The French grammar book that I am reading says that a transitive verb takes an object (ie, it takes a direct object, or an indirect object, or both). It also says that some transitive verbs can be used without an object and that for such verbs that are also "être" verbs, you have to remember something when using them in the passé composé: that if you are using them transitively, you must use "avoir" as the auxiliary verb instead of "être".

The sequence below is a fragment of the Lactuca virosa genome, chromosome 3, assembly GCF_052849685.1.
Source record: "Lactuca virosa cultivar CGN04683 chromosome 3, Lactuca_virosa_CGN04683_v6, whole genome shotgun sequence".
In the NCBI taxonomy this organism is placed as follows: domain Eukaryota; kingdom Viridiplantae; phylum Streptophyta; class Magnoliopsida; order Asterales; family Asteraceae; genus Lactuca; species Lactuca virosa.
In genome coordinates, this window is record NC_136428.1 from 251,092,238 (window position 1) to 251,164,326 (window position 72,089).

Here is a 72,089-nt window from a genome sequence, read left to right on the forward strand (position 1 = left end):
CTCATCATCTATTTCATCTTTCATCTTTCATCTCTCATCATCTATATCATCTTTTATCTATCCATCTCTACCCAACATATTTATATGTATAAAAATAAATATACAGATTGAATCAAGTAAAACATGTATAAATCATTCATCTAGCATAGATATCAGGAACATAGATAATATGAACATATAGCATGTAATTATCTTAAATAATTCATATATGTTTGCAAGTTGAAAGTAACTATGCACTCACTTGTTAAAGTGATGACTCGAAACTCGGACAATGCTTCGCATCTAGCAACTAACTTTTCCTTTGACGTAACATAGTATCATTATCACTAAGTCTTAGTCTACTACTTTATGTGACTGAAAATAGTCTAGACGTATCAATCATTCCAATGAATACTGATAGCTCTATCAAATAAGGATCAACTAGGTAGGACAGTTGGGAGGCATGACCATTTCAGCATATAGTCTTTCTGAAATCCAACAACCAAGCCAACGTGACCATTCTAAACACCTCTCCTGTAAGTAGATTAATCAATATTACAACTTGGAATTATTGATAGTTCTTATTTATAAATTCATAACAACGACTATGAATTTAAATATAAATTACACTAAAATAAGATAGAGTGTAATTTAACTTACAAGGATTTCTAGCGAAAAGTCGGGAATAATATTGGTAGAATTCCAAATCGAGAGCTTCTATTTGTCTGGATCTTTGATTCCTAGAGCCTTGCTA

One example sentence surprised me. The following is a sentence that claims to be using "passer" as an intransitive verb.
Elle est passée à la boulangerie.
She went by the bakery.
However, "la boulangerie" looks very much like an indirect object (and thus, it looks like "passer" is being used transitively).
1. How can I use this dictionary entry for "passer" to confirm that "à la boulangerie" does not make "la boulangerie" an indirect object of "passer"?
2. Without using a dictionary, is it obvious (or even possible) to know that "la boulangerie" is not an indirect object? If so, how do you know this?